Have you ever wanted to rule a basketball franchise with an iron first? Perhaps you want to buy and sell players at auction as if they were cattle? If the answer to these questions is yes, then you are in the right place.
A quiet underdog in the sports management genre emerged earlier this week in Icehole studio’s World Basketball Manager Tycoon. It was released on Steam on November 18th, and it is the first game developed in Greece to ever be released worldwide. I am very late to this party. Tycoon was actually released on April 19th, 2013, and the World Basketball Manager series actually began way back in 2001. There are currently two games out in the series: World Basketball Manager Tycoon and World Basketball Manager. A complete list of each game’s features, as well as a bundle offer for both, can be found at the game’s website. As Tycoon is the only one available on Steam (and on sale for $8.49 until November 25th), this review will only be covering the features found in WBM Tycoon.
If you haven’t figured it out by my NBA 2K14 review or my guide for its career mode, I am a huge basketball and sports game fan. Which is why I almost went full “shut up and take my money” mode when I saw this on Steam. However, I was a little scared off by the video on the game’s Steam account and screenshots like this:
I decided to check out the game’s website before purchase, and I was pleased to find a 2 day demo available. At first, the game is really overwhelming. There is a lot you need to learn; especially if you aren’t familiar with typical basketball attributes and their abbreviations (block and BLK, offensive rebound and ORB, and so on). The game comes with a manual in a PDF file, but it is a solid 60 pages. Look things up as the need arises, but do yourself a favor and print out the parts dealing with offense and defense in games (pages 40-48). You will also want to follow the instructions here to get team rosters (from the beginning of 2012) and images from all over the globe.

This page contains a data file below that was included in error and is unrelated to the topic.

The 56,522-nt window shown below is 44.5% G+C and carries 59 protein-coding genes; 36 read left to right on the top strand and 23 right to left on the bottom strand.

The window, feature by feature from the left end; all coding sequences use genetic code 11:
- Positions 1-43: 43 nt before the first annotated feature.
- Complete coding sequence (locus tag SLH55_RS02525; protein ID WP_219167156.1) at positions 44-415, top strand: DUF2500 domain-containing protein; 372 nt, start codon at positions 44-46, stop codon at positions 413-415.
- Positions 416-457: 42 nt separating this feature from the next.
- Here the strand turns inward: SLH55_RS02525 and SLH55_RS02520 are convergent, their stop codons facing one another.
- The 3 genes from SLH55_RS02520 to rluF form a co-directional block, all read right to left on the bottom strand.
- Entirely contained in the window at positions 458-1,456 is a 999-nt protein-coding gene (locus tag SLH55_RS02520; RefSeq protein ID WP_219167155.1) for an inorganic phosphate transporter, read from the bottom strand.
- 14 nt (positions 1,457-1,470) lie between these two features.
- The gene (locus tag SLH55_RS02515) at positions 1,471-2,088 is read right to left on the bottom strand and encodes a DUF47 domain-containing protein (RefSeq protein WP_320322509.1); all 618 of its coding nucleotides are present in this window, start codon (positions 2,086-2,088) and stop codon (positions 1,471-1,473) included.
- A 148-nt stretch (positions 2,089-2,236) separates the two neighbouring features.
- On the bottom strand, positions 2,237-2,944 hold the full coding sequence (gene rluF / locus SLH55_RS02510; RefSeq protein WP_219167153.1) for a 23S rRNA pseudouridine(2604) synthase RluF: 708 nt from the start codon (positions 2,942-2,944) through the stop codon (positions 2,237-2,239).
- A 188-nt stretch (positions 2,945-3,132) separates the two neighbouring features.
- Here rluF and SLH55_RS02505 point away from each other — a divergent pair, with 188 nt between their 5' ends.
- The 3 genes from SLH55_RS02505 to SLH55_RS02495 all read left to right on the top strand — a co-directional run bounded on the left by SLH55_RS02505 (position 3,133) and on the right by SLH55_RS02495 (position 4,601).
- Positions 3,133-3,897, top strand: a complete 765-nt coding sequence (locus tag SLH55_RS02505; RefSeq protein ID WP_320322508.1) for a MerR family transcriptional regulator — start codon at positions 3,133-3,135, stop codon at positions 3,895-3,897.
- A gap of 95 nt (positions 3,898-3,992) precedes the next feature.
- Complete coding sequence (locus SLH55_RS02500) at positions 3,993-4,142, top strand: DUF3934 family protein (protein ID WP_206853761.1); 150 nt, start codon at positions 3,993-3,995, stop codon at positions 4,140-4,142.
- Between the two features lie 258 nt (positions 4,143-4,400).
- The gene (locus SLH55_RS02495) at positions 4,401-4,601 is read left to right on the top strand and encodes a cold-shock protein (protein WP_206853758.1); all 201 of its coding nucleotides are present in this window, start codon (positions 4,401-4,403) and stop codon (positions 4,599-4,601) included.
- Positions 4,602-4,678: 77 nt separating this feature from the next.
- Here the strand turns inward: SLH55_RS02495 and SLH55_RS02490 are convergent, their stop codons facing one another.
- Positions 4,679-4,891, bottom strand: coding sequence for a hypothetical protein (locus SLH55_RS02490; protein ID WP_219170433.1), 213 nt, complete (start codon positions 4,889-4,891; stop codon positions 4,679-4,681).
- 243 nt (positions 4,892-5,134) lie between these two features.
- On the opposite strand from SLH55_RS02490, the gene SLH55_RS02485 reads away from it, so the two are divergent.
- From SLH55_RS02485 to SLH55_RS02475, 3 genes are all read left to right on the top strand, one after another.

The first comment I have on the game itself is pretty simple and obvious: there is no game. You will need this:
Tycoon does not have much of what many of us (especially the young tykes) today would consider a game. The graphics are older than Xanga. You don’t actually play any basketball, nor do you watch an actual basketball game. Instead, you do what the other sports management games or games with “tycoon” in the title have you do– you prepare. And that is where the fun resides in this unassuming little fella.
The first step is to create your manager and team. The game allows you to use custom images for your manager’s picture and the logo for your team, which I am guessing is one of the small touches that come from years of players and developers tweaking the game. If you create a new team in a league, it just gives you a team’s roster and calls it your own. For example, if you create a team in the USA league and name it the South Bakersfield Accidents, you will be given the Houston Rockets’ roster. This will happen every time. I would much rather have seen an expansion draft where you are given a budget and you select players from free agency to fill a brand new roster. It would just fit the overall “control all the things!” feel of the game a little better.